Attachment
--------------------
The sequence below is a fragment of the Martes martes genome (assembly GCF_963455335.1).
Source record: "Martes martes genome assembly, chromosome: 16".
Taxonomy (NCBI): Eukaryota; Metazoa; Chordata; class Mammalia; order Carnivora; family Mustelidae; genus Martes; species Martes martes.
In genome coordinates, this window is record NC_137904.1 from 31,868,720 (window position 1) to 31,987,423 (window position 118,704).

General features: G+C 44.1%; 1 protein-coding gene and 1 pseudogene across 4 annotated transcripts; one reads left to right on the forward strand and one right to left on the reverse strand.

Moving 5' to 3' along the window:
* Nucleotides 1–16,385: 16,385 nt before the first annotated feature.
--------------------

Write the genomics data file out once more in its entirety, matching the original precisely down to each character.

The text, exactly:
The sequence below is a fragment of the Martes martes genome (assembly GCF_963455335.1).
Source record: "Martes martes genome assembly, chromosome: 16".
Taxonomy (NCBI): Eukaryota; Metazoa; Chordata; class Mammalia; order Carnivora; family Mustelidae; genus Martes; species Martes martes.
In genome coordinates, this window is record NC_137904.1 from 31,868,720 (window position 1) to 31,987,423 (window position 118,704).

General features: G+C 44.1%; 1 protein-coding gene and 1 pseudogene across 4 annotated transcripts; one reads left to right on the forward strand and one right to left on the reverse strand.

Moving 5' to 3' along the window:
* Nucleotides 1–16,385: 16,385 nt before the first annotated feature.